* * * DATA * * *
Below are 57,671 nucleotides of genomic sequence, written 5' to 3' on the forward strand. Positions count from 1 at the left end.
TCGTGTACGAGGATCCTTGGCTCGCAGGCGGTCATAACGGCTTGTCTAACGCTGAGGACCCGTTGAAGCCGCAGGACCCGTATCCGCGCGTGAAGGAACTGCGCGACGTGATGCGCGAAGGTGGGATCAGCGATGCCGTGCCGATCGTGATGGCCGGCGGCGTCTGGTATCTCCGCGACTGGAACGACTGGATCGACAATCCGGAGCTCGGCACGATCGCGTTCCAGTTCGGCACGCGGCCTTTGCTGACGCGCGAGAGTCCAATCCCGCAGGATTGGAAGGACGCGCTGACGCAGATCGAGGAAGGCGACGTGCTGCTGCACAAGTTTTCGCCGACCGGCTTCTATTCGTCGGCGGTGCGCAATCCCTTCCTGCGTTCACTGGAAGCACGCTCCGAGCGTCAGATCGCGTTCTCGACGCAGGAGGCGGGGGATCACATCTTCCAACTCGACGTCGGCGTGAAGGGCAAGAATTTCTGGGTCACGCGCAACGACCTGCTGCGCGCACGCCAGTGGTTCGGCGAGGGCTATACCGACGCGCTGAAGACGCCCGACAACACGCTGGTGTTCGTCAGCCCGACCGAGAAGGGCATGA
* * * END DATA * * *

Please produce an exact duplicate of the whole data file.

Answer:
Below are 57,671 nucleotides of genomic sequence, written 5' to 3' on the forward strand. Positions count from 1 at the left end.
TCGTGTACGAGGATCCTTGGCTCGCAGGCGGTCATAACGGCTTGTCTAACGCTGAGGACCCGTTGAAGCCGCAGGACCCGTATCCGCGCGTGAAGGAACTGCGCGACGTGATGCGCGAAGGTGGGATCAGCGATGCCGTGCCGATCGTGATGGCCGGCGGCGTCTGGTATCTCCGCGACTGGAACGACTGGATCGACAATCCGGAGCTCGGCACGATCGCGTTCCAGTTCGGCACGCGGCCTTTGCTGACGCGCGAGAGTCCAATCCCGCAGGATTGGAAGGACGCGCTGACGCAGATCGAGGAAGGCGACGTGCTGCTGCACAAGTTTTCGCCGACCGGCTTCTATTCGTCGGCGGTGCGCAATCCCTTCCTGCGTTCACTGGAAGCACGCTCCGAGCGTCAGATCGCGTTCTCGACGCAGGAGGCGGGGGATCACATCTTCCAACTCGACGTCGGCGTGAAGGGCAAGAATTTCTGGGTCACGCGCAACGACCTGCTGCGCGCACGCCAGTGGTTCGGCGAGGGCTATACCGACGCGCTGAAGACGCCCGACAACACGCTGGTGTTCGTCAGCCCGACCGAGAAGGGCATGA